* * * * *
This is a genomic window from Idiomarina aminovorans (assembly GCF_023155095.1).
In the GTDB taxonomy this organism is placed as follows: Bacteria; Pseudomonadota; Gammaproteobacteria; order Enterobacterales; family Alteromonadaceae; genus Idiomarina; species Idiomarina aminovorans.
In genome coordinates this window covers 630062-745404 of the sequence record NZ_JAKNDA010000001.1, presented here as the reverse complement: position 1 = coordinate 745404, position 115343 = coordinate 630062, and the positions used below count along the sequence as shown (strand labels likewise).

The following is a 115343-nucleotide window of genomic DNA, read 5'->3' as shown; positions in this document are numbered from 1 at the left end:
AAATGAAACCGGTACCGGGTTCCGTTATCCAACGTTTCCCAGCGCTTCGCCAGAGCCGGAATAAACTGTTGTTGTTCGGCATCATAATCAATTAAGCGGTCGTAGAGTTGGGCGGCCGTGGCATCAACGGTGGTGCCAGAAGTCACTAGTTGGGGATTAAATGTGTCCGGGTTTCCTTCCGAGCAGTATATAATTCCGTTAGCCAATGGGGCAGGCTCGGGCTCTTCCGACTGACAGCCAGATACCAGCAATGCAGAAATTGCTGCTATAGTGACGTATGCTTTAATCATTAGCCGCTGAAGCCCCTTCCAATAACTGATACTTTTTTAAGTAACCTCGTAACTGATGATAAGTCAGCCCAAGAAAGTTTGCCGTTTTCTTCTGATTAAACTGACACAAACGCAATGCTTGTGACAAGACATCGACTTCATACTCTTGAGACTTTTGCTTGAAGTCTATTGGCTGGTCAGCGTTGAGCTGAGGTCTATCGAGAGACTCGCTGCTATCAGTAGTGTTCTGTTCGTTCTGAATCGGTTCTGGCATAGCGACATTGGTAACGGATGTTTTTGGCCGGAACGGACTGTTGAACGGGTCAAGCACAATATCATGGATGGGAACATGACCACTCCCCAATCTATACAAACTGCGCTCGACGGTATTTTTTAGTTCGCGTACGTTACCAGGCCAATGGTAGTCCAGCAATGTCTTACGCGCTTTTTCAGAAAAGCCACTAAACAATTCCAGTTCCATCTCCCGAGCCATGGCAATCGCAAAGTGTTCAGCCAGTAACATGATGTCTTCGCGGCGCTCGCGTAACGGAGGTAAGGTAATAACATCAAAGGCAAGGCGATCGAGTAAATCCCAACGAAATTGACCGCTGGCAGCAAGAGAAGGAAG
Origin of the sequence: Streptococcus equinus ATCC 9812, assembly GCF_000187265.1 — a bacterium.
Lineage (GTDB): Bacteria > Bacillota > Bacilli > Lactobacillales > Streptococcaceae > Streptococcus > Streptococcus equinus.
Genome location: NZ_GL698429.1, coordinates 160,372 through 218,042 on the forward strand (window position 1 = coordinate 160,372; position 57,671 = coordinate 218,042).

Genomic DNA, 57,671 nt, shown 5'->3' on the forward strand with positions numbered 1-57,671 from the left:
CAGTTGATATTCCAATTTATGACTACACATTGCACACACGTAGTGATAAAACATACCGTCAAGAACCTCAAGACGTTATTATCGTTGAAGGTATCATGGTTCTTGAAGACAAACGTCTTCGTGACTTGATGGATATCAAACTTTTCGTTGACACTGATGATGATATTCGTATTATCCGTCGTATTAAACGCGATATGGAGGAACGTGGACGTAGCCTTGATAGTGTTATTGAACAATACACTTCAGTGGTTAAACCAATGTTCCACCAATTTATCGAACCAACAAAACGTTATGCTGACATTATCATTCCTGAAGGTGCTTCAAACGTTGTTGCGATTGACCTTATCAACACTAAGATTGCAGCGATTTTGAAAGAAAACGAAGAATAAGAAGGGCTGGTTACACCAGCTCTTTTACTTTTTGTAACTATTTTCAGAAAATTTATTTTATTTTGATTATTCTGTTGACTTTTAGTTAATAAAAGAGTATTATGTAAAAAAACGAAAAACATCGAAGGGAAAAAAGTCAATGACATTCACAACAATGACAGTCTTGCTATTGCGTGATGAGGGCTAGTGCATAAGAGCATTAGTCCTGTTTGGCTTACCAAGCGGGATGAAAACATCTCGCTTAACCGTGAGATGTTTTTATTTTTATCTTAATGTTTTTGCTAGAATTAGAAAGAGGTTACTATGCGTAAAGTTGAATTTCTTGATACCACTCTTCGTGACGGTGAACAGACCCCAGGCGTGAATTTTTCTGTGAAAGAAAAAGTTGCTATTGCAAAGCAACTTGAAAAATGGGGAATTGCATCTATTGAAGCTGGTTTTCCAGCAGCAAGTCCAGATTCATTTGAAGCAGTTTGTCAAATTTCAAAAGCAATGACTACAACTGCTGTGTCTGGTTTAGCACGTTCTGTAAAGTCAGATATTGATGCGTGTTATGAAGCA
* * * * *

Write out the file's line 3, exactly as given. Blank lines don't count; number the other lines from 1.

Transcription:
In genome coordinates this window covers 630062-745404 of the sequence record NZ_JAKNDA010000001.1, presented here as the reverse complement: position 1 = coordinate 745404, position 115343 = coordinate 630062, and the positions used below count along the sequence as shown (strand labels likewise).